No, not really. Sadly, it is unlikely that even the looniest of the faithful will launch an action against the atheists who have published a selection of 25 quotations in defiance of the revised Irish blasphemy law which came into force on 1st January. The law now provides for a fine of €25,000 to be levied against anyone found guilty of "publishing or uttering matter that is grossly abusive or insulting in relation to matters held sacred by any religion, thereby intentionally causing outrage among a substantial number of adherents of that religion, with some defences permitted".
You can study the quotations here. Some people may well find them offensive, particularly as the new law, unlike the old one, covers all religions; this means that not only Christians of any kind but also worshippers of Siva, Allah, Xenu, Zoroaster, the Flying Spaghetti Monster, Yahweh/Elohim/Adonai and all the rest of the pantheon now have (in Ireland) the legal right to be offended and to sue.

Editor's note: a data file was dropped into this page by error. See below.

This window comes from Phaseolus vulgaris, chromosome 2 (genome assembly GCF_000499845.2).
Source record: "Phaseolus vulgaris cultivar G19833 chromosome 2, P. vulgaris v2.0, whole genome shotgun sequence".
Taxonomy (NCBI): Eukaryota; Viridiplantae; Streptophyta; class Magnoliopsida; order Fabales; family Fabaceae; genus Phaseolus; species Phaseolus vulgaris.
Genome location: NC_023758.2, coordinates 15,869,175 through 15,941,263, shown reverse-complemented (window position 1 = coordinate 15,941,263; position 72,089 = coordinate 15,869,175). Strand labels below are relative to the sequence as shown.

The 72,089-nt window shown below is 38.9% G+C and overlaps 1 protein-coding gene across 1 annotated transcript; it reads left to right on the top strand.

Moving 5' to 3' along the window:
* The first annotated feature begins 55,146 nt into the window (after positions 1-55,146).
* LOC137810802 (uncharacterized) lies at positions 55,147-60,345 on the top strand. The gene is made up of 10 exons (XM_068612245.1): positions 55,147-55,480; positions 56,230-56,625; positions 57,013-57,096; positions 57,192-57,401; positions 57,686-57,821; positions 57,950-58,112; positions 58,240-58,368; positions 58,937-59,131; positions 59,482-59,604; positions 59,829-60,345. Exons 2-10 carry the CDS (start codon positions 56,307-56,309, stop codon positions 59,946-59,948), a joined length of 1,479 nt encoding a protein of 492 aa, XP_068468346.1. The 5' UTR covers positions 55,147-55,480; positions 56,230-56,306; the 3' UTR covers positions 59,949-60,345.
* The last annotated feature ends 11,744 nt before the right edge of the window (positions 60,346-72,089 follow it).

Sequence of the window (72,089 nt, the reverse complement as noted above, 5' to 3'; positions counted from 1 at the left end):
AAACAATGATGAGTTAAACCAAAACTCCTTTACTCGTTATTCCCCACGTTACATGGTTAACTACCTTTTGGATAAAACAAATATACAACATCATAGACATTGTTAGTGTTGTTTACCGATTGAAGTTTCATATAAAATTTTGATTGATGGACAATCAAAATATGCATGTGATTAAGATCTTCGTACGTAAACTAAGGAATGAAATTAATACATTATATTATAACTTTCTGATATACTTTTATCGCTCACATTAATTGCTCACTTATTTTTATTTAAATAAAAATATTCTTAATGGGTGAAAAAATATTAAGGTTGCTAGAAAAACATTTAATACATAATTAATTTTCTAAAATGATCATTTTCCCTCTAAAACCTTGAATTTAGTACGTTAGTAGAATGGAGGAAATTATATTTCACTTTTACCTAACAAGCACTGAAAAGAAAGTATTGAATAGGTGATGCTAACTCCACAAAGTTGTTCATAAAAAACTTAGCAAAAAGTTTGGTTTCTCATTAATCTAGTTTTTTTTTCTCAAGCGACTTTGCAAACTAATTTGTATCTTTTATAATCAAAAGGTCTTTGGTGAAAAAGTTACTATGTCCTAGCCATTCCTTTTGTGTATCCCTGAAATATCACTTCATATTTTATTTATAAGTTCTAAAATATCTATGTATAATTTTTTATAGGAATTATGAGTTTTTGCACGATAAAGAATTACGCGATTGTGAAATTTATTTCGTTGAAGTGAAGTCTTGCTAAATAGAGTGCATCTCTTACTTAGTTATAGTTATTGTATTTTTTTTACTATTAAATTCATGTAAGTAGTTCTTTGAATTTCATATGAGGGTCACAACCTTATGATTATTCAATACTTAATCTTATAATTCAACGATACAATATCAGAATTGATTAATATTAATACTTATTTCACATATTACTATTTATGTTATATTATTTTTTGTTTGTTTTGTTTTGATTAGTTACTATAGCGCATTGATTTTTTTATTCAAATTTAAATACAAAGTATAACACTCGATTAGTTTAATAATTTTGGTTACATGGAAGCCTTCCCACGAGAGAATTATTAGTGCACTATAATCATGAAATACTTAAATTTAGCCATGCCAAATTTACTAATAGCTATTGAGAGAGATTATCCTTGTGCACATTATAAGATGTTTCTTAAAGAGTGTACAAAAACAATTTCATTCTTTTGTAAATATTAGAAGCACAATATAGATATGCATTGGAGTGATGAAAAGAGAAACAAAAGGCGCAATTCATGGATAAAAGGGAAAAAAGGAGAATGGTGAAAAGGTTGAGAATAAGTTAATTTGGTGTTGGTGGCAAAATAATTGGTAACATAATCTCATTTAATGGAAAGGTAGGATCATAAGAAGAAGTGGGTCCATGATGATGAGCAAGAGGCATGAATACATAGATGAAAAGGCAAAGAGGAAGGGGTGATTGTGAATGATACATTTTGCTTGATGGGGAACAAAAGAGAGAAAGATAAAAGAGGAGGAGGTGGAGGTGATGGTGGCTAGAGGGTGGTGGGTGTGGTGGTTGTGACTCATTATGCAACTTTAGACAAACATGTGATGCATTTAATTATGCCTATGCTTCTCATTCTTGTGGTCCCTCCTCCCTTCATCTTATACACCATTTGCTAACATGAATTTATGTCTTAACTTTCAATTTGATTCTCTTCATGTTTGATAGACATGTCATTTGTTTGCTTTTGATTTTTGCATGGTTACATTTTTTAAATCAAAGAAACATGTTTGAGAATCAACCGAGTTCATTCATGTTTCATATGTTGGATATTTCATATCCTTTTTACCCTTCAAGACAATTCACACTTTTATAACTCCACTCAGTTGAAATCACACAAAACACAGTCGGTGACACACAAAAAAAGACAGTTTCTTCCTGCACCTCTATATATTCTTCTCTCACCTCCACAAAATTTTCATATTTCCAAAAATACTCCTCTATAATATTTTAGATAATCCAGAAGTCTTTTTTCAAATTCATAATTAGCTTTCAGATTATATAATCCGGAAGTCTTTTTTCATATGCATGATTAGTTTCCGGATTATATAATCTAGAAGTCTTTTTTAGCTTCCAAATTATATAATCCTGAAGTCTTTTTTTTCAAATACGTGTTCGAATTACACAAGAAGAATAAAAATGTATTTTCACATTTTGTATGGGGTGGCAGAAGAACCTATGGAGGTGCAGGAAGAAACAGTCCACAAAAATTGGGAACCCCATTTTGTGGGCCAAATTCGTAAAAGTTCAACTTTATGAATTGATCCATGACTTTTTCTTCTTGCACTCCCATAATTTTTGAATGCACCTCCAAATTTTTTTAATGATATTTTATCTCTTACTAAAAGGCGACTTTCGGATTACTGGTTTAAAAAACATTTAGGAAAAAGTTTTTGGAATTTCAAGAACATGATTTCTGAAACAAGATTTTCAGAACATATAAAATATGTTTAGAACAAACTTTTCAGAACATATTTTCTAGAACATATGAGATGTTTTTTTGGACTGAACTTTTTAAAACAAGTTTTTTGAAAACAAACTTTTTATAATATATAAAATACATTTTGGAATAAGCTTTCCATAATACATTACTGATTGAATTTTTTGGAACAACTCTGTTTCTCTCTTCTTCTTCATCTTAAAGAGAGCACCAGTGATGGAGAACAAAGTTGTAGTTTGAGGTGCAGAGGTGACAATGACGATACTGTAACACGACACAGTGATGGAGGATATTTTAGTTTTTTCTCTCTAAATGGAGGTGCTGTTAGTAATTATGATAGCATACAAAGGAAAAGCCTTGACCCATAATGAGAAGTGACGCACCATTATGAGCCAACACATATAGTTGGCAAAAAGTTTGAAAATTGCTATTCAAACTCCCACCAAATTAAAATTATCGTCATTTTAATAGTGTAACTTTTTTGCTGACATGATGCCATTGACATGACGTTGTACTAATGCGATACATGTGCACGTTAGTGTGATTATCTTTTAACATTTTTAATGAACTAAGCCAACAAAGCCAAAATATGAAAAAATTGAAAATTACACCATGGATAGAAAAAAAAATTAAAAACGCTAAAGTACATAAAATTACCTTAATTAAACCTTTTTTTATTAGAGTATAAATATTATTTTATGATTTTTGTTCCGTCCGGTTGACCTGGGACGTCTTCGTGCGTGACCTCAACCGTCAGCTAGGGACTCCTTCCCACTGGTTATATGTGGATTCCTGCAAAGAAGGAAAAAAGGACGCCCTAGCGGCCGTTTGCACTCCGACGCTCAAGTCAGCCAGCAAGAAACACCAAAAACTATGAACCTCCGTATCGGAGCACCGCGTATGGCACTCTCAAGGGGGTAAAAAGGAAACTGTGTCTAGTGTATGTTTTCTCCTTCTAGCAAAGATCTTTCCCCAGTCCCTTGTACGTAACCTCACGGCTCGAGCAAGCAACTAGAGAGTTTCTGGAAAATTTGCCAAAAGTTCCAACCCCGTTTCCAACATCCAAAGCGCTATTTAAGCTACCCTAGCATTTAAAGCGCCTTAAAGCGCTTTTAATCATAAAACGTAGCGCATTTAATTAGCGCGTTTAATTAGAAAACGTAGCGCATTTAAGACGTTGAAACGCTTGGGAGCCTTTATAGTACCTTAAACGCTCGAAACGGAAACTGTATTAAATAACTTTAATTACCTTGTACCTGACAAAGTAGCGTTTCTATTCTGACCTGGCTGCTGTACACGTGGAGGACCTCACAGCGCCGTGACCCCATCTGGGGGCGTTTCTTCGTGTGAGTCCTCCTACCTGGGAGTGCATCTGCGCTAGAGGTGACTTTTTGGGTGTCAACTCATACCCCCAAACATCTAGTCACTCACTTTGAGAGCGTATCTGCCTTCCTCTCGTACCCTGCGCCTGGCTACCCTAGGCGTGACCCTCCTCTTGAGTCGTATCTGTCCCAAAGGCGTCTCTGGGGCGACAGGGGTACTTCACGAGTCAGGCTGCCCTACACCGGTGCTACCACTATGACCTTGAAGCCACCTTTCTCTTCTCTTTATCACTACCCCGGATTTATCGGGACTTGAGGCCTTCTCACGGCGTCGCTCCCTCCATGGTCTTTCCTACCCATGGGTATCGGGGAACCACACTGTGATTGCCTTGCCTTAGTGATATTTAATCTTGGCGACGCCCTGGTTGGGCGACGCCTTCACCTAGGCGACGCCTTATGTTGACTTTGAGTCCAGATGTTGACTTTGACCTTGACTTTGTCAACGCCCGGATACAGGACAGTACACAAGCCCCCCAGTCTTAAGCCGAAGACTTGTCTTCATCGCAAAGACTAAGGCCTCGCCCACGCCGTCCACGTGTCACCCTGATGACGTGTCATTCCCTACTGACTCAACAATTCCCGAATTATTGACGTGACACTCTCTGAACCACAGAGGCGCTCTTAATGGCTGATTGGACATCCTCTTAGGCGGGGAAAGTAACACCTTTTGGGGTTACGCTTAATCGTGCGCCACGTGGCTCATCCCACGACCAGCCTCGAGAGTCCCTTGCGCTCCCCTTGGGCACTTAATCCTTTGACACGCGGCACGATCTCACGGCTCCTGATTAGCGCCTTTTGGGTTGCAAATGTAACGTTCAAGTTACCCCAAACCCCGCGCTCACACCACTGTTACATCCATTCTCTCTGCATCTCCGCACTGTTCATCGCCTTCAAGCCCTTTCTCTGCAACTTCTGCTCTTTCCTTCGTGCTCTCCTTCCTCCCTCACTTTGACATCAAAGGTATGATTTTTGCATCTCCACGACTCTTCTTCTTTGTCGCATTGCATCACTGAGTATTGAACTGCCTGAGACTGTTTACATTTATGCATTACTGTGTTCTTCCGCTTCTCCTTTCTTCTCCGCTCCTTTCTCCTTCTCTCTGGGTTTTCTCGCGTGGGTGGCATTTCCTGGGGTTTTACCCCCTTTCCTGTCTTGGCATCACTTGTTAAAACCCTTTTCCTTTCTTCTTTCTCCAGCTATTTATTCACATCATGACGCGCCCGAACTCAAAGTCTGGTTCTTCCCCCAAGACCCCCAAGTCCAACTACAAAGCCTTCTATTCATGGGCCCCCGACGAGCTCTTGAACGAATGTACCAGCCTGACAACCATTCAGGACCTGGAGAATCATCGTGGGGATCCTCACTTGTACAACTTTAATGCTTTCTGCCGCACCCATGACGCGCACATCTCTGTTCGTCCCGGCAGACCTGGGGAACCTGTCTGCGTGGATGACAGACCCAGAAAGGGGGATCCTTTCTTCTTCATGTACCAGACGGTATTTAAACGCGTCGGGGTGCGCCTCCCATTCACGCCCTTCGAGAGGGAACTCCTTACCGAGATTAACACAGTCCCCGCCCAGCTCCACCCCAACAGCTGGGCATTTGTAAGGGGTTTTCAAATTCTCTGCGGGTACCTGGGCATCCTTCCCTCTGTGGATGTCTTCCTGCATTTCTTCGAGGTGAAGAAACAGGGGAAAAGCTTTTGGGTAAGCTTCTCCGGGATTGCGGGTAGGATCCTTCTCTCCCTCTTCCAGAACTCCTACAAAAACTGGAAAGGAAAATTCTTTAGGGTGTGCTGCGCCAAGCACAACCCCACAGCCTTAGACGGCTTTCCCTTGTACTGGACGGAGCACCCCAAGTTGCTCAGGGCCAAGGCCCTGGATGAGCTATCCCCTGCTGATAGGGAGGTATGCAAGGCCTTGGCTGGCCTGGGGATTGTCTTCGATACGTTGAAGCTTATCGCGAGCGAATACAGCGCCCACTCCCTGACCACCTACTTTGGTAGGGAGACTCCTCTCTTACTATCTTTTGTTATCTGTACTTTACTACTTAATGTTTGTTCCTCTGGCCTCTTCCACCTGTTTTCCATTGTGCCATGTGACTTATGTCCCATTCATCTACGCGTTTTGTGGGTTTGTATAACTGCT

Five years ago I published a French limerick:
Il y avait une personne de Dijon
Qui n’aimait pas trop la religion
Il disait ‘Ma foi!
Ils m’emmerdent tous les trois
-Et le père, et le fils, et le pigeon.’
...but modestly refrained from appending my own English version of it:
There was a young man of Dundee
Who didn't much like the Big Three
He said, 'I despise
Those God-awful guys
The Father, the Son, the H.G.'
Blasphemy, undoubtedly, but I print it now without fear of the consequences, since the Irish Act states "...that it shall be a defence to proceedings for the defendant to prove that a reasonable person would find genuine literary [etc.] value in the matter to which the offence relates”. I am sure that, as in the Lady Chatterley trial, it would not be difficult to find any number of distinguished literati happy to attest to the important place these limericks should occupy in their respective literary canons.